At what point does one realize that it is time to end a relationship?
The questioner's philosophy
The most recent arguments we have is when he travels abroad (up to 3 months sometimes), communication drops to zero and his excuses range from he's too busy to he's too tired. I have never doubted him being busy or tired, but more often than not, he would never reply my messages even though he has a free messaging service. Many times he does not pick up my calls and he almost never calls me on his trips. The painful thing is I don't like to appear selfish and give him time to call or text, but I get really confused and hurt when he actually never does either or at least acknowledge my messages.
He always says he loves me and I love him too. I have painfully backed off from this relationship one too many times, but he comes back saying that he loves me and he'll do what it takes to make it work and I usually go back because my feelings for him are so strong and I believe his feelings for me are strong too, but then all fails in a few days/weeks. (Note: I am very giving and generous - he has acknowledged this a few times.) I have read many relationship help books, but no matter how I put what I learn into practice, he seems more determined to throw in more road blocks (e.g. consistently being more and more absent - physically and emotionally). My questions are:
- What is real love and how should I apply it practically in the circumstances I'm facing?
- How do I go about knowing whether the relationship is right for me without thinking selfishly?
- At what point does one realize that it is time to end a relationship?
- Does it really take two to make it work or is it just me?
The hanging on and wondering what's wrong with you, that one is on you. Ask any 10 women, aged 25 to 35, what they would do in these circumstances and they will all tell you "Dump the creep!" He's a little boy, and little boys don't know how to have adult relationships. They also think that sex is love. When relationships begin in the teen years, they are usually about physical attraction and sex. Yes, there are powerful emotions at play, but they are all tied in with the externals.
Real love is from Heart to Heart and comes with maturity. That involves the ability to see beyond the physical. For most of us, that capacity doesn't arrive until age 25 or later. Teenage love affairs rarely survive beyond those years. Just look at what's happened to you two. You are growing apart and neither one of you wants to let go.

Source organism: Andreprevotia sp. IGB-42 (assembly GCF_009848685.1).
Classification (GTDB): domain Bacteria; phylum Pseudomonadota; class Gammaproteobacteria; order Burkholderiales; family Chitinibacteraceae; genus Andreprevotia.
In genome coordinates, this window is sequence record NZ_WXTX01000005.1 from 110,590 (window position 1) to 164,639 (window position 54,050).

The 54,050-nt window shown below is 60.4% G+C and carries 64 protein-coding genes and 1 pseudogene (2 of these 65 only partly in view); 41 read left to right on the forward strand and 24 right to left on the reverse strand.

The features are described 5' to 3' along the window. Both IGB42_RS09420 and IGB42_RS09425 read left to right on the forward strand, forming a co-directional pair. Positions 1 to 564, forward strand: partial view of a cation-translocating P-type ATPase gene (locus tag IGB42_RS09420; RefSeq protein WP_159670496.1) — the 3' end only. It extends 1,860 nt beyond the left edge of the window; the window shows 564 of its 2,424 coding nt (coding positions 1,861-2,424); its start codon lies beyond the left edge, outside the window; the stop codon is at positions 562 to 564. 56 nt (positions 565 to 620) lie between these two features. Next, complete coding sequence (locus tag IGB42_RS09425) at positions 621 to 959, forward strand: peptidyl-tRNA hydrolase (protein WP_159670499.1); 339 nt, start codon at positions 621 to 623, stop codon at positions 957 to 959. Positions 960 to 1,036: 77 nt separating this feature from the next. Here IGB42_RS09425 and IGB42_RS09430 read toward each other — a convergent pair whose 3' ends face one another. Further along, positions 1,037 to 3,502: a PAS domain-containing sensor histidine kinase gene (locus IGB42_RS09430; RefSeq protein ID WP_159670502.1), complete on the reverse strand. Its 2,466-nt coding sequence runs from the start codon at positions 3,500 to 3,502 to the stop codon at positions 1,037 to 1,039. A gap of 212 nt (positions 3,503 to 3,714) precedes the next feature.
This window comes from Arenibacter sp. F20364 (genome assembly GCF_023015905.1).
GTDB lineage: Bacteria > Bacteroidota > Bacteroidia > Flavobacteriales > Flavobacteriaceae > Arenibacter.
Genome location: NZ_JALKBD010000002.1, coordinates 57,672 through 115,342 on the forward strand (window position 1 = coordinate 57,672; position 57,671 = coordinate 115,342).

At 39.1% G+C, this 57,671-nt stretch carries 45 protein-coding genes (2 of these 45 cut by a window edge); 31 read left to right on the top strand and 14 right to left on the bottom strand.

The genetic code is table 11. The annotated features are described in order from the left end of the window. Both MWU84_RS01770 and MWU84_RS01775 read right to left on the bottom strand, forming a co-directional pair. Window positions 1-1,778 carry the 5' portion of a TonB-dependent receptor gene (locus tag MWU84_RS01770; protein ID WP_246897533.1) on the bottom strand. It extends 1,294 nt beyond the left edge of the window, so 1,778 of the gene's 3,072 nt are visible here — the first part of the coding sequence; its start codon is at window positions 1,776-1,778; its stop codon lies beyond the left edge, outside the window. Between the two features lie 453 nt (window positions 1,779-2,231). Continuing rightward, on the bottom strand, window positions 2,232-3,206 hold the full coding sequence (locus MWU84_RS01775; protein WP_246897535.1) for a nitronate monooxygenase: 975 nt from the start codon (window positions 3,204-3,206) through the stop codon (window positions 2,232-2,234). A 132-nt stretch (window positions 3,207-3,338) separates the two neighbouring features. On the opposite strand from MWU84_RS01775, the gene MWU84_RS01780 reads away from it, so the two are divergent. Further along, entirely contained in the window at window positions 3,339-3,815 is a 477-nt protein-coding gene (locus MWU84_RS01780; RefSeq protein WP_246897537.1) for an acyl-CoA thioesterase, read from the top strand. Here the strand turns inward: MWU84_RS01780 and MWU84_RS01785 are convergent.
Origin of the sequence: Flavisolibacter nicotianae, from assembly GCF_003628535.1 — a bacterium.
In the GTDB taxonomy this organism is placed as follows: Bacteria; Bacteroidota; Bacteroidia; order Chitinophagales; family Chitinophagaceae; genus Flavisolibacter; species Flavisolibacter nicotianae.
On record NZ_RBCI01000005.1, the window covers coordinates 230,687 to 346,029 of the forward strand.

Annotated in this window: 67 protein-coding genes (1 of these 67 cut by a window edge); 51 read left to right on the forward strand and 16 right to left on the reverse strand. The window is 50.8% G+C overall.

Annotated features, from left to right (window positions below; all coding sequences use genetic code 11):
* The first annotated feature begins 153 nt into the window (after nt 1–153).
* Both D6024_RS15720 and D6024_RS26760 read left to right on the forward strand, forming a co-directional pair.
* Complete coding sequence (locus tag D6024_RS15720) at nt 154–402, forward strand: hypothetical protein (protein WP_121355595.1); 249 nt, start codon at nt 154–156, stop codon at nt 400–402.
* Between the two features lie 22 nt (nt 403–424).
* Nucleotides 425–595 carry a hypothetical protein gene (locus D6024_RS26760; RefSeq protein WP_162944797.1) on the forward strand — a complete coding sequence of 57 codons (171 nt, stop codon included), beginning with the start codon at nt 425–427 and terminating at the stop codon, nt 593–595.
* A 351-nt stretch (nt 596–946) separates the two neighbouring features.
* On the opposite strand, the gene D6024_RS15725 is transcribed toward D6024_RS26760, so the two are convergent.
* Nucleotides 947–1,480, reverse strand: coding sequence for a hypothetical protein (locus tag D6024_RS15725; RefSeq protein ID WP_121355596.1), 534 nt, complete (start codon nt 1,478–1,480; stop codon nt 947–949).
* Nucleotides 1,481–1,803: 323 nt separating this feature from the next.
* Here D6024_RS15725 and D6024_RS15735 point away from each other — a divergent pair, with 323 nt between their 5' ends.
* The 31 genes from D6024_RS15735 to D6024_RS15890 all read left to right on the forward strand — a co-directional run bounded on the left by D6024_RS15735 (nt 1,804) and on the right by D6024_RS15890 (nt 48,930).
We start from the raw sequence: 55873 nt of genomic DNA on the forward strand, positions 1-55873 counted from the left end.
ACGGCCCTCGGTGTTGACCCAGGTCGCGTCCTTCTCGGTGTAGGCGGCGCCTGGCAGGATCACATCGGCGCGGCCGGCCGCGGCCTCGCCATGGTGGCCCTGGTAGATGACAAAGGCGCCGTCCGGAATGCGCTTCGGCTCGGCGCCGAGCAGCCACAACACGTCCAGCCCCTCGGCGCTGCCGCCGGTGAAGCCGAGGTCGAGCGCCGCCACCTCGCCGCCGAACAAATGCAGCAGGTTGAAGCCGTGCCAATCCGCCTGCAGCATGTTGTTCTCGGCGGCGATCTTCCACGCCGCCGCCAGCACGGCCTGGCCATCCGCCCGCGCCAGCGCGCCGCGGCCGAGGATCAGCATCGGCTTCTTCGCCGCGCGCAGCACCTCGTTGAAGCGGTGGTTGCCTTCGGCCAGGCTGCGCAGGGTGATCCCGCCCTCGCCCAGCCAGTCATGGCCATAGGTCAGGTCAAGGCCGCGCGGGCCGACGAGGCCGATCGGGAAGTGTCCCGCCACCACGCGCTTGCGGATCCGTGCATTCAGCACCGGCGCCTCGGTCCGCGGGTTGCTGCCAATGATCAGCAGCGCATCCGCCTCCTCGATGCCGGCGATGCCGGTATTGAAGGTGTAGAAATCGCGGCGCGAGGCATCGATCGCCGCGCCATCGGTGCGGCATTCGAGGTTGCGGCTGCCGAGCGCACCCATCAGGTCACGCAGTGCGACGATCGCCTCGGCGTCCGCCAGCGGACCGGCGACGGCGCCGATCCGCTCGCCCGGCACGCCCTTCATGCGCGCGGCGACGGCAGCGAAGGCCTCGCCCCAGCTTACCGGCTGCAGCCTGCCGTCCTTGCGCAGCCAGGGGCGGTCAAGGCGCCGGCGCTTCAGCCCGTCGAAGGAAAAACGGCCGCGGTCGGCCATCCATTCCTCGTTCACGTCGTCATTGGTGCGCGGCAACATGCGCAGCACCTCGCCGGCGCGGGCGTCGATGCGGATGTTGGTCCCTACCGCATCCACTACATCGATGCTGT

So unless you want to continue beating yourself up over this little boy's behavior, then it is time to say goodbye. Go to a counselor and work through your feelings. You are not in love. You are obsessed. Get help! Get your feet back on the ground! And get on with your life!
There are some great resources here at Trans4mind to help you deal with your feelings and get a handle on how you are stuck. To begin with, choose one of these books for good practical advice...
- Breaking Up Blues: A Guide to Survival and Growth by Deni Cullington - a practical self-help book for those going through break-up or divorce.
- Breaking Up Without Breaking Down by Kristina de la Cal - offers valuable insight and provides readers with common sense as well as innovative ideas to facilitate healing.
- How to Heal a Broken Heart in 30 Days: A Day-by-Day Guide to Saying Good-bye and Getting On With Your Life by Howard Bronson - afraid you'll never get over this feeling of emptiness and loss? You can, and with the help of this easy-to-follow program of action, you will.
The Getting Over a Relationship hypnosis download is well worthwhile.
Bir Badshah comments, Feb 2010:
The case of this lady is a normal one. Every young girl developes a liking for one or another boy at age 18! This is a natural urge. The person is developing from a girl to a woman—physically and psychologically. It is the greatest change in life for a woman, apart from the menopause. Sexual urge is the highest at this age. The attraction to each other at this stage is not love but an infatuation or obsession which ebbs down after both have had enough of each other. They normally start looking around. In this case the boy’s attraction for the girl is almost not there. He professes a very strong love because he wants no problems when he is back home.
I like Maurice's suggestions. They are straight and simple—just say goodbye.
I also accept that it is easier said than done, but at times one has to take some very hard decisions and the earlier these are taken the better it is—at least for the person who is complaining hard. An atmosphere of distrust for long, leads only to a mental breakdown. The lady could be yearning for a mirage. The love from the opposite side is just not there. It definitely takes two for a Tango.
I do not think a counselor can suggest anything better. The advice from Maurice is enough.